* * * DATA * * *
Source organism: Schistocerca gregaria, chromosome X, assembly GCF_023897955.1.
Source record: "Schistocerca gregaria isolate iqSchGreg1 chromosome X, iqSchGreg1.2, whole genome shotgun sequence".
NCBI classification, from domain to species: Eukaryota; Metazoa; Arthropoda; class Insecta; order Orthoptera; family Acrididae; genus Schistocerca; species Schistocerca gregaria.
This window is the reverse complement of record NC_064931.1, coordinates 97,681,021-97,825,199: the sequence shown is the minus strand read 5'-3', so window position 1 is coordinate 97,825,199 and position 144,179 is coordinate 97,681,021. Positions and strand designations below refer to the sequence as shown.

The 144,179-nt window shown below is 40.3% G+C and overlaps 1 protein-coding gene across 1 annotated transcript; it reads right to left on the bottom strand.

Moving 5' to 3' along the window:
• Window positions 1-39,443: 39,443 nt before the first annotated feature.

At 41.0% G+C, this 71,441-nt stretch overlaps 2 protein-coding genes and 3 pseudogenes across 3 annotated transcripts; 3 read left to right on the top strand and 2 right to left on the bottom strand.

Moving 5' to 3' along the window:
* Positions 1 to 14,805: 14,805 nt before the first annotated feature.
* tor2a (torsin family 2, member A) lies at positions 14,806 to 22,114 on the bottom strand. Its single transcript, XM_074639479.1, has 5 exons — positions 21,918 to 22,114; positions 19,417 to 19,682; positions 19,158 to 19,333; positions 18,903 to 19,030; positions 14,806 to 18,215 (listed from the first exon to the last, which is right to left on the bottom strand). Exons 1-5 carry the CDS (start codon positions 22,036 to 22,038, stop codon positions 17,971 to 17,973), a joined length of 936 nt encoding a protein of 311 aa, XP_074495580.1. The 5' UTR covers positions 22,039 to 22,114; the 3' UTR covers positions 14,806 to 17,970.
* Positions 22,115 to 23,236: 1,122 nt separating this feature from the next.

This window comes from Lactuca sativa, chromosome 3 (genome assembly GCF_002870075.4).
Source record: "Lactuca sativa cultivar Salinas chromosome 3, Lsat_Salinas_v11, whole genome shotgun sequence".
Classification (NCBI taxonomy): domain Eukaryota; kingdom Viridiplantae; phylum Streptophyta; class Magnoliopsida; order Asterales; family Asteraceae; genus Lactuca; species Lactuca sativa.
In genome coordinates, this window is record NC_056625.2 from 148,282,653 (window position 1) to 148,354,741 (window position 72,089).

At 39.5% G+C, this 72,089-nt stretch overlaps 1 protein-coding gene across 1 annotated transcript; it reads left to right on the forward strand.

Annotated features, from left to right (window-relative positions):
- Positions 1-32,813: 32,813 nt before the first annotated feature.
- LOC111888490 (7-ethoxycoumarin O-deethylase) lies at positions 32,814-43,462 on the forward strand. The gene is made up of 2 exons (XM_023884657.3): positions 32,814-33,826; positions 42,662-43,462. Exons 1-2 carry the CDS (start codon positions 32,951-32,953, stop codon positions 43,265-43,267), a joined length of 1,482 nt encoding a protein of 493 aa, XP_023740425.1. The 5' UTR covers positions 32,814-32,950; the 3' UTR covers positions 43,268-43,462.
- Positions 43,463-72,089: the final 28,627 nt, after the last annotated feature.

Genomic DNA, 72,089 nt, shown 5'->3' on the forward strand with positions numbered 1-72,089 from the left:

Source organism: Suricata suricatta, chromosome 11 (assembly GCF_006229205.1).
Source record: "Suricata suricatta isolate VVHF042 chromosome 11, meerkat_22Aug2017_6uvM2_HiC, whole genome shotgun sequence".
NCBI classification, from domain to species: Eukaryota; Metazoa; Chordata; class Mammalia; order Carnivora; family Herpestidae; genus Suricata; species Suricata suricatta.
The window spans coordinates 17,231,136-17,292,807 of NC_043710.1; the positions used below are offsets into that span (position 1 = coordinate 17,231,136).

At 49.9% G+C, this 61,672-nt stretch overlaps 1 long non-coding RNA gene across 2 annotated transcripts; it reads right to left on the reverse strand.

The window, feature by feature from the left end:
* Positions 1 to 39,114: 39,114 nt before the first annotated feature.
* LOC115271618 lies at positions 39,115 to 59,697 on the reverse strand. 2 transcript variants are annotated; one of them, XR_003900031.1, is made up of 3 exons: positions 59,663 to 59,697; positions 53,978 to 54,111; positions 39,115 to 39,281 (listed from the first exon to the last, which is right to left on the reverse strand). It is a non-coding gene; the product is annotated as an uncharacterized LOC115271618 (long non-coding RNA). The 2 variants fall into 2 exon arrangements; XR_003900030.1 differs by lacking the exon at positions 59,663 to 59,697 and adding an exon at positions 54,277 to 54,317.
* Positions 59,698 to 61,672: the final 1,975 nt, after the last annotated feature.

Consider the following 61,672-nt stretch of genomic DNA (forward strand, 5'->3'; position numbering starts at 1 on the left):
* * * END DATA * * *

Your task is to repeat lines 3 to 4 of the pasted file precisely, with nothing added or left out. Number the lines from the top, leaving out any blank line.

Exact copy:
NCBI classification, from domain to species: Eukaryota; Metazoa; Arthropoda; class Insecta; order Orthoptera; family Acrididae; genus Schistocerca; species Schistocerca gregaria.
This window is the reverse complement of record NC_064931.1, coordinates 97,681,021-97,825,199: the sequence shown is the minus strand read 5'-3', so window position 1 is coordinate 97,825,199 and position 144,179 is coordinate 97,681,021. Positions and strand designations below refer to the sequence as shown.